Treasury’s advocacy of a CO2 tax

One thing on which I agree with Julia Gillard is the poor qual­i­ty of many jour­nal­ists’ analy­sis of her pro­pos­als. But when you cram jour­nal­ists with non­sense, you must expect some of them to regur­gi­tate it from time to time.

In the­o­ry, this is an inge­nious mod­el for adapt­ing our fos­sil fuel econ­o­my to glob­al cli­mate change action. It was round­ly endorsed by this week’s annu­al Aus­tralian Con­fer­ence of Econ­o­mists. But vot­er fears stirred up by Abbott reflect gen­uine uncer­tain­ties about the assump­tions.” Extract from Michael Stutch­bury in he Australian

To talk of the Trea­sury’s mod­el­ling report as if it were some sort of plan for cut­ting CO2 emis­sions rather than a piece of advo­ca­cy is at best naïve. Eco­nom­ic mod­els are nev­er a plan. They’re incom­plete maps of pos­si­bly-imag­i­nary land­scapes. The Trea­sury’s mod­el is a piece of advo­ca­cy mas­querad­ing as an objec­tive ex-ante assess­ment. Con­se­quent­ly, the report­ed “endorse­ment” from the Con­fer­ence of Econ­o­mists can be noth­ing more than a state­ment of pref­er­ences. There is no basis for test­ing the truth of advo­ca­cy; we can only dis­cuss whether the under­ly­ing pol­i­cy pro­pos­al is valid or not. What we can say of this mod­el is that, giv­en the extent and implau­si­bil­i­ty of its assump­tions, it is a weak argu­ment. Indeed, most­ly a fan­ta­sy.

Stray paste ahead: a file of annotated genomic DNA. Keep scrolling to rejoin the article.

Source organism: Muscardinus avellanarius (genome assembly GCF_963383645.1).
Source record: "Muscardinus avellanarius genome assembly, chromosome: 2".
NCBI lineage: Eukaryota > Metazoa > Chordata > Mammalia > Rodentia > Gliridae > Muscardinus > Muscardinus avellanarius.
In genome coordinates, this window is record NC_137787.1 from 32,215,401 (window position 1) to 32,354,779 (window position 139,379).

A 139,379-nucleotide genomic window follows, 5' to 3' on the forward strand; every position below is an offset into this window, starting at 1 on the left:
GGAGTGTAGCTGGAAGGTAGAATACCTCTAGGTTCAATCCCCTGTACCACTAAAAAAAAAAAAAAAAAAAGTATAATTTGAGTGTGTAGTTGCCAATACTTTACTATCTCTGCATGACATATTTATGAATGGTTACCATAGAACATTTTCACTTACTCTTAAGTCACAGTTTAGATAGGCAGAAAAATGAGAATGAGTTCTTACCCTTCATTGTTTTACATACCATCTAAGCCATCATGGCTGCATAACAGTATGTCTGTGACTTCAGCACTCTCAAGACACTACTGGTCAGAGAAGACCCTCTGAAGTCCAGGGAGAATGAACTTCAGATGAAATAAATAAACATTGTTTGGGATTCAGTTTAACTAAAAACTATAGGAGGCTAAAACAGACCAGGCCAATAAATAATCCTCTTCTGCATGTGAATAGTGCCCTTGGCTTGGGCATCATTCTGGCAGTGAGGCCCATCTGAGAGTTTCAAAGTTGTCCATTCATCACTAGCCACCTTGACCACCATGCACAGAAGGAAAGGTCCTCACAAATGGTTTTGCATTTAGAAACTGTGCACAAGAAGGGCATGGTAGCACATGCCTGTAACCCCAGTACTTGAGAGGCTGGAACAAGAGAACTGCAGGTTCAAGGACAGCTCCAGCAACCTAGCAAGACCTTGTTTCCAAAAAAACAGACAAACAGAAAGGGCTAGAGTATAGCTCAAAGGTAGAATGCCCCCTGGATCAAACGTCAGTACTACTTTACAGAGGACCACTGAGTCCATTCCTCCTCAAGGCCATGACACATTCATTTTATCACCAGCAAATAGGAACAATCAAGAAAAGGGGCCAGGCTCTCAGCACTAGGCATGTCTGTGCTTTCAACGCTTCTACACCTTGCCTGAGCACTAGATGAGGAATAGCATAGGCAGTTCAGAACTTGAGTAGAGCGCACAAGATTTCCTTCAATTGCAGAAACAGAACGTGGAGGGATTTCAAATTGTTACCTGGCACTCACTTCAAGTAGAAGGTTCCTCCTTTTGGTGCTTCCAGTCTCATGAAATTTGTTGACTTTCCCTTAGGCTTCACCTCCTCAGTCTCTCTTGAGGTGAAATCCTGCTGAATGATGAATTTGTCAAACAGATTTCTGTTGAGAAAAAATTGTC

I have more faith in com­mon sense than Mr Stutch­bury. I doubt that Tony Abbott has “stirred up” vot­ers fears about the assump­tions built-into this pol­i­cy (and into the Trea­sury’s mod­el). Vot­ers are able to work out for them­selves that try­ing to “fix” the glob­al atmos­phere on our own (assum­ing it needs a “fix”; many vot­ers rea­son­ably doubt it) is com­plete mad­ness, espe­cial­ly for a coun­try that exports car­bon. If more of Aus­tralian vot­ers knew how much the mod­el depends on the Trea­sury’s assump­tions —about the avail­abil­i­ty of for­eign emis­sions “per­mits”; about the com­mer­cial suc­cess of “alter­nate” ener­gy sup­plies; about steep increas­es in the price of Aus­tralian emis­sion taxes—they might be still more “stirred up”. 

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